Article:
The new six-member association board set about trying to improve security at the school, which sits on a dirt road behind a high wall topped with razor wire.

“Before, no one wanted to say anything about the gangs,” Gutierrez said. “We were the brave ones. The previous president was a man, so we thought, ‘We are women, they won’t do anything to us.’ ”

The school’s principal, who asked that he and the school not be identified out of fear of retaliation, worked with the board. They had early success, he said, when they persuaded police to provide officers to guard the school. But the patrols left after a few weeks, probably intimidated by the gangs.

One evening in April 2014, Gutierrez was watching television at home with her two sons, ages 5 and 11, when she heard banging at the front door. Her older boy recognized the three armed and heavily tattooed young men on the stoop as the same ones who had thrown him to the ground earlier that day, telling him, not for the first time, that they wanted him to join their ranks. Now they had come to deliver a message to Gutierrez.

“They said they knew I was involved in the parents’ association,” Gutierrez said. “They said they would kill me and my children.

“I began to panic and shake,” she said. “I thought, ‘I have to go now. I am not going to risk my child’s life.’ ”

She quickly packed some backpacks for her and her children and called the only friend she knew who had a car. They drove all night to her friend’s mother’s house in another town.

“NO POLICE HERE”

Two months later, according to court documents, Ana was walking her 7-year-old daughter home from school when three members of a rival gang confronted them. Two of them grabbed Ana and her daughter, pinned their wrists behind their backs, and pointed a gun at the child’s head. The third pointed a gun at Ana’s head. They demanded that a payment of more than $5,000 be delivered in 24 hours, a huge sum for a woman who sold tortillas for a living.

Ana testified in her asylum hearing that she knew they were gang members “because they were dressed in baggy clothing and they also had ugly tattoos … all over their bodies and faces.”

Ana and her daughter ran home and then, fearing the gang would come after them, fled out the back door. “We had to jump over a wall, and I hurt my foot doing so,” she said in an affidavit. “I was desperate and knew that I had to leave – my daughter’s life and mine were in danger.”

The school principal said he understands why Gutierrez and Ana left Honduras. “Because there were no police here, (the gangs) did what they wanted,” he said. “They said, ‘We’re going to kill the members of the parent-teacher association to get them out of here.’ So the women fled.”

Gutierrez hid for two months at her friend’s mother’s house outside Tegucigalpa. She joined another woman and, with their children, they set out to cross Mexico. On the journey, they were kidnapped – common for Central American migrants – and held for a $3,500 ransom. Gutierrez contacted relatives who wired the money. The kidnappers released her and her two sons near the U.S. border.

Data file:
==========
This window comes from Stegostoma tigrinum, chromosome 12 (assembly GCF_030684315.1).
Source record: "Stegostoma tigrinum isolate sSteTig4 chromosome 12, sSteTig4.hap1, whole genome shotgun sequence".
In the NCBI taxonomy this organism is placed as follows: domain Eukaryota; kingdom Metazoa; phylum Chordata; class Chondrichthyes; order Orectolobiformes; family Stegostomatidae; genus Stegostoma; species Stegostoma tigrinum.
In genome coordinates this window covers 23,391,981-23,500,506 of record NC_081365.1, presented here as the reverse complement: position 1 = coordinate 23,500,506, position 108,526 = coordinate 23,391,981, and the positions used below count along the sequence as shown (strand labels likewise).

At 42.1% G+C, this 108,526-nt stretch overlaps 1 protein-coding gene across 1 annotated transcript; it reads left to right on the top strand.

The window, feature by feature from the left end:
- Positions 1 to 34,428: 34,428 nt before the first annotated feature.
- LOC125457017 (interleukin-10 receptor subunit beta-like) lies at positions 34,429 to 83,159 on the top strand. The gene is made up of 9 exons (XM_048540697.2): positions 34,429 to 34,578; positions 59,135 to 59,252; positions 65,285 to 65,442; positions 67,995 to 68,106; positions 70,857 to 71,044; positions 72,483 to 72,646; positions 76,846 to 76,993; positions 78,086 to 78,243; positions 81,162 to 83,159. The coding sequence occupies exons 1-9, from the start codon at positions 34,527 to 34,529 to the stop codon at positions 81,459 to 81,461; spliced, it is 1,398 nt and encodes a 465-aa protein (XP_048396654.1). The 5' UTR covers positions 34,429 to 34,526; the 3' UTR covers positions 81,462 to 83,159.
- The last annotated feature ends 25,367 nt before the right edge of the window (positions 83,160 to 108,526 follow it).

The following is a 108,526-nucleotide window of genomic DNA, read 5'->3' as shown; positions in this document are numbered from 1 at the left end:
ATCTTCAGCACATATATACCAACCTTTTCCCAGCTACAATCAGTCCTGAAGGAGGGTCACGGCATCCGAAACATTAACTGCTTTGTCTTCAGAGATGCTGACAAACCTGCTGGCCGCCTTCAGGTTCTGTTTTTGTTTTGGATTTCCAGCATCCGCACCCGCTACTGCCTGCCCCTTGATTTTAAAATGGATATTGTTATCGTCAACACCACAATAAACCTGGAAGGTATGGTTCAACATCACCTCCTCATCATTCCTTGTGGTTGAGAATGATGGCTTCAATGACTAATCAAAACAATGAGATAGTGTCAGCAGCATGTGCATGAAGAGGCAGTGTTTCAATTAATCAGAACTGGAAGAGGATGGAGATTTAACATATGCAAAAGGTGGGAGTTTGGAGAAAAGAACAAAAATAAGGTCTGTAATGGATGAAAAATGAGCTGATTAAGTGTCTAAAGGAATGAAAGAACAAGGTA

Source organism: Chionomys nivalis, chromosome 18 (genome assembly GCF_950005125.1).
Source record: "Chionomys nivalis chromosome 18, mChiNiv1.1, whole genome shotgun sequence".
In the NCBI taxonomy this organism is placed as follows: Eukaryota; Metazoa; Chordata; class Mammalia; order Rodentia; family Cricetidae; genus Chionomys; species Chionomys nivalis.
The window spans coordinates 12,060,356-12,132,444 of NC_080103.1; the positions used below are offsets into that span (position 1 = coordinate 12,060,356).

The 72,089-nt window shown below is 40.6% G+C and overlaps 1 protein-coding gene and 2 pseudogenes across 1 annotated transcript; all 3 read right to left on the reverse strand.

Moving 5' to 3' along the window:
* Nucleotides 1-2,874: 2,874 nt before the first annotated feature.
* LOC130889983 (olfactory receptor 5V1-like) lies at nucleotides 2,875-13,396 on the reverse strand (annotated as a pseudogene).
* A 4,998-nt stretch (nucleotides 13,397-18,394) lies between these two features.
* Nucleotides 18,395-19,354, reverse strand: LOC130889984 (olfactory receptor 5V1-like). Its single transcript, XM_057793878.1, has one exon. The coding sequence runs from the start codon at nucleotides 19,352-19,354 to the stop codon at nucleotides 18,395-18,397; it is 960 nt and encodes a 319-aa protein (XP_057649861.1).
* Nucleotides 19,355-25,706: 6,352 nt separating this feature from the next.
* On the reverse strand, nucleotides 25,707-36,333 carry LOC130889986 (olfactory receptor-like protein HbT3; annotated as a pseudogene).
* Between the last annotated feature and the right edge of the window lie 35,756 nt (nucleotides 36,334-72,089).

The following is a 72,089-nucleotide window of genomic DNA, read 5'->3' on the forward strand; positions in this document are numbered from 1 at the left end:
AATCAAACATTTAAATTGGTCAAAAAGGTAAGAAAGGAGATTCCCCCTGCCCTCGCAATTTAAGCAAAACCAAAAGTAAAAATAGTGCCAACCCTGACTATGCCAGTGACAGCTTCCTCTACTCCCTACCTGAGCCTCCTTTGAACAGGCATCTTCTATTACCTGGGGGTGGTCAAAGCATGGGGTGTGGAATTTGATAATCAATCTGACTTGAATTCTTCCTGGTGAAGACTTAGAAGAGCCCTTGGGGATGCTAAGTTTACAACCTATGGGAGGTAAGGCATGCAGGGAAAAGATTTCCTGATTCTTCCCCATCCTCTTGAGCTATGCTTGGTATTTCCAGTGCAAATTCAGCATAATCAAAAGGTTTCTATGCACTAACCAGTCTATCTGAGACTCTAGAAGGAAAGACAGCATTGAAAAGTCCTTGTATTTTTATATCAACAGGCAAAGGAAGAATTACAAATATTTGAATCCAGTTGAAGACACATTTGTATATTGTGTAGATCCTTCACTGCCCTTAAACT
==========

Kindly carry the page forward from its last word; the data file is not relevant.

There they piled with another group of migrants into an inflatable raft and crossed the Rio Grande, the border between Mexico and the United States. They landed near Hidalgo, Texas.

After walking for an hour and a half, lost and desperate, Gutierrez and her sons sat down in the middle of a dirt road and waited for someone to pass. Two officials in uniforms picked them up. They were eventually transferred to the ICE detention center in Artesia.

Ana fled with her daughter the night the gang members threatened them on the street. “We bought a bus pass to go to Guatemala and from Guatemala to Mexico and to the U.S.-Mexico border,” according to her court testimony. The journey took three weeks. In Mexico, she hired a coyote – a smuggler – to help them cross into the United States and then turned herself in to Border Patrol agents near Hidalgo. She arrived at the Artesia detention center just weeks after Gutierrez.

“The other women in the center told me that there was someone else from Honduras who I might know, but I wasn’t sure who they were talking about,” Gutierrez said. “And then one day we went to lunch, and there they were.”

Gutierrez said that was when she first learned that her fellow parent-teacher association board member had been threatened and had fled from home.

Volunteer lawyers helped the women prepare and submit their applications for asylum.

In late 2014, the two women were released on bond. Gutierrez moved with her boys to Oakland, California, to join her husband, and petitioned to have her case moved to San Francisco. Ana moved with her daughter to live with her daughter’s father and petitioned to have her case moved to Charlotte.

“ASYLUM FREE ZONES”

Many immigrants released on bond before their cases are heard have no idea that where they settle could make the difference between obtaining legal status and deportation.

People familiar with the system are well aware of the difference. When Theodore Murphy, a former ICE prosecutor who now represents immigrants, has a client in a jurisdiction with a high deportation rate but near one with a lower rate, “I tell them to move,” he said.

The Charlotte court that would hear Ana’s case was one of five jurisdictions labeled “asylum free zones” by a group of immigrant advocates in written testimony last December before the Inter-American Commission on Human Rights. The courts in Dallas, Houston, Las Vegas and Atlanta also received the designation.